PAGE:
Marvel Snap’s Hated Leader Card To Be Less Powerful After Nerf

Marvel Snap’s latest round of balance changes hasn’t officially been released yet, but following a last-minute delay and leak, the info is out there. And players have begun debating one nerf in particular involving the controversial Leader card. For many, the leaked nerf details aren’t enough. There was so much chatter around this change that Marvel Snap boss Ben Brode had to address it and the card’s future on Twitter.

Released last year, Marvel Snap is a fast-paced digital card game available on Steam and mobile devices that stars superheroes and villains. Matches are fast, decks are small, and each time you play the game feels a little different as randomized zones can completely shake up a match. We here at Kotaku thought it was one of the best games of 2022.

But even a great game has its problems. And one issue in Marvel Snap as of late has been the controversially powerful Leader card that—thanks to its ability to copy all cards your opponent played this turn—-can basically steamroll over most decks in the final moment of a match.

People have been waiting for a balance change for a few weeks now, with many hopeful that The Leader would get tweaked to be less powerful. We were supposed to get a patch with balance changes on January 4, but at the last minute, an issue delayed it. However, likely as a result of the last-second delay, the details of the patch leaked via Marvel Snap’s Korean community team and quickly spread across the web. While the patch notes contained a few different nerfs and card buffs, The Leader’s minor balance change—-only removing one point of power from the card—-was considered not enough by players.

In response, Marvel Snap boss Ben Brode discussed The Leader nerf on Twitter, providing more context for the small nerf and clarifying that the team has more plans to tweak the card in the future, it’s just still trying to figure out what to change. But those changes are coming, eventually, and this first, smaller nerf is just step one towards balancing Leader.

Meanwhile, if you are someone who likes running Marvel Snap decks with the various Guardians of the Galaxy characters, good news: Groot and Drax are getting small buffs to their base stats to make them more viable and less of a gamble. It also appears, via the leaked patch notes, that artist credits are finally being added to the game in the next update, too. Of course, these leaked patch notes aren’t official yet, even if Brode is responding to one part of them, so keep that in mind. As for when to expect this delayed patch, Brode explained on Twitter that the wait shouldn’t be longer than a week, so it could go live around January 10 or 11.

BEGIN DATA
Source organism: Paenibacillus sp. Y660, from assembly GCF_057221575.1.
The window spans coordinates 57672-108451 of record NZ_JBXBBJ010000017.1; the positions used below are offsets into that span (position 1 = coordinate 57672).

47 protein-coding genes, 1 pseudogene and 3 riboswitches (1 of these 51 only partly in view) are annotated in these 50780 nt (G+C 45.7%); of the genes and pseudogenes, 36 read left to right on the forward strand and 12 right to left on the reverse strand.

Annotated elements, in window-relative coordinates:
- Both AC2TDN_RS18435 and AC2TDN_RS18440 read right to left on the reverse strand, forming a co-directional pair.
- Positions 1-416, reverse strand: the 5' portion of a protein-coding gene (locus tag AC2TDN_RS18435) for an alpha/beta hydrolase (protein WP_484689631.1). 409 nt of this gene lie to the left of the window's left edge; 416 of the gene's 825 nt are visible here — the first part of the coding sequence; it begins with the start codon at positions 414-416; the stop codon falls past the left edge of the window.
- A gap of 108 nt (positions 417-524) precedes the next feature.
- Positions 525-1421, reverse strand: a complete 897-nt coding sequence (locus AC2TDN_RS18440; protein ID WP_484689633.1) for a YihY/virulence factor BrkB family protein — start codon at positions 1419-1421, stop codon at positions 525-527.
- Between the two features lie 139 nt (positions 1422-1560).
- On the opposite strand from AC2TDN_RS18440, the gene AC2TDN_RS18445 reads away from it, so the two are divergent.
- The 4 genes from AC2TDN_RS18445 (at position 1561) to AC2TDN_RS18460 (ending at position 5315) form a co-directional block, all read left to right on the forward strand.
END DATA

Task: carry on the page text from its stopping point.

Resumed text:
Update – 1/10/23, 11:42 a.m. ET: After its patch notes leaked last week, the latest Marvel Snap update is now live following a small delay. 

Marvel Snap Cards That Win & Lose The Most Are Hard To Believe

When it comes to building any style of Marvel Snap deck, there’s always that nagging feeling that you might be including one or two cards out of habit, rather than necessity. But when Kotaku spoke to the game’s creator, Second Dinner’s Ben Brode, we learned that the cards we ought to be leaving out, and the ones we should be swapping in, were incredibly surprising.

Since Marvel Snap’s release almost three months ago, Second Dinner has been accruing an enormous volume of player data. Every game, every deck played in those games, and the cards that are winning and losing them, it turns out is logged in their systems. So when we asked Ben Brode, the former frontman of Blizzard’s Hearthstone and project lead on Marvel Snap, which cards he thought most over and underrated, it was to this database that he turned to give the most accurate answer.

I was motivated to ask by my concern that the big-name cards I’d chased so long might not be the victories I’d hoped. I’d been beaten by Wong so many times before I unlocked the card, for instance, that I feel compelled to include it. But what if its undeniably useful abilities don’t click into place often enough for it to be a worthwhile space in a 12-card deck? Was I falling into traps, assuming the most alluring cards to be the most effective? It seems I needn’t have worried…about that, at least. Because it turns out the most overrated card is less overt.

Brode’s method to find the answers was to pull up what must be the most extraordinary treasure-trove of data, and search for the card that appears most frequently in the decks that lose the most often. With a sample size of what must be hundreds of millions of games, the result would be pretty convincingly a poor choice. And it worked out, that card was Shang-Chi!

A collection of Shang-Chi cards.

Image: Second Dinner / Kotaku

Shang-Chi is, or at least I assumed was, a superb griefing card. Its ability is to destroy any opponent cards at the same location with a power of 9 or higher. Which means, played in rounds 5 or 6, you can absolutely devastate an opponent’s high-scoring location. That Devil Dinosaur pulling in points for all the cards in their hand, or pesky Magneto with its 12 power, is obliterated. Great, right? Well, seemingly not so much, given that Shang-Chi is found in the most losing decks, according to Second Dinner’s database.

So what about at the other end? Which is the most underrated card? By the same method, this time looking for the card that appears the most infrequently, but wins most often when it does, Brode revealed that Snap’s most undervalued card is Human Torch!

A collection of Human Torch variants.

Image: Second Dinner / Kotaku

Human Torch?! But…it seems like one of the most bland cards out there! The 1-cost, 2-power card doubles its power every time it moves, and sure, it’s in my “moving” deck, but I’ve yet to figure out how to make its power-doubling particularly effective. Yet, the data doesn’t lie.

There’s no question the card is underrated. On top fan site,, Human Torch doesn’t appear anywhere in its list of the top 100 most played cards in all the most commonly played decks.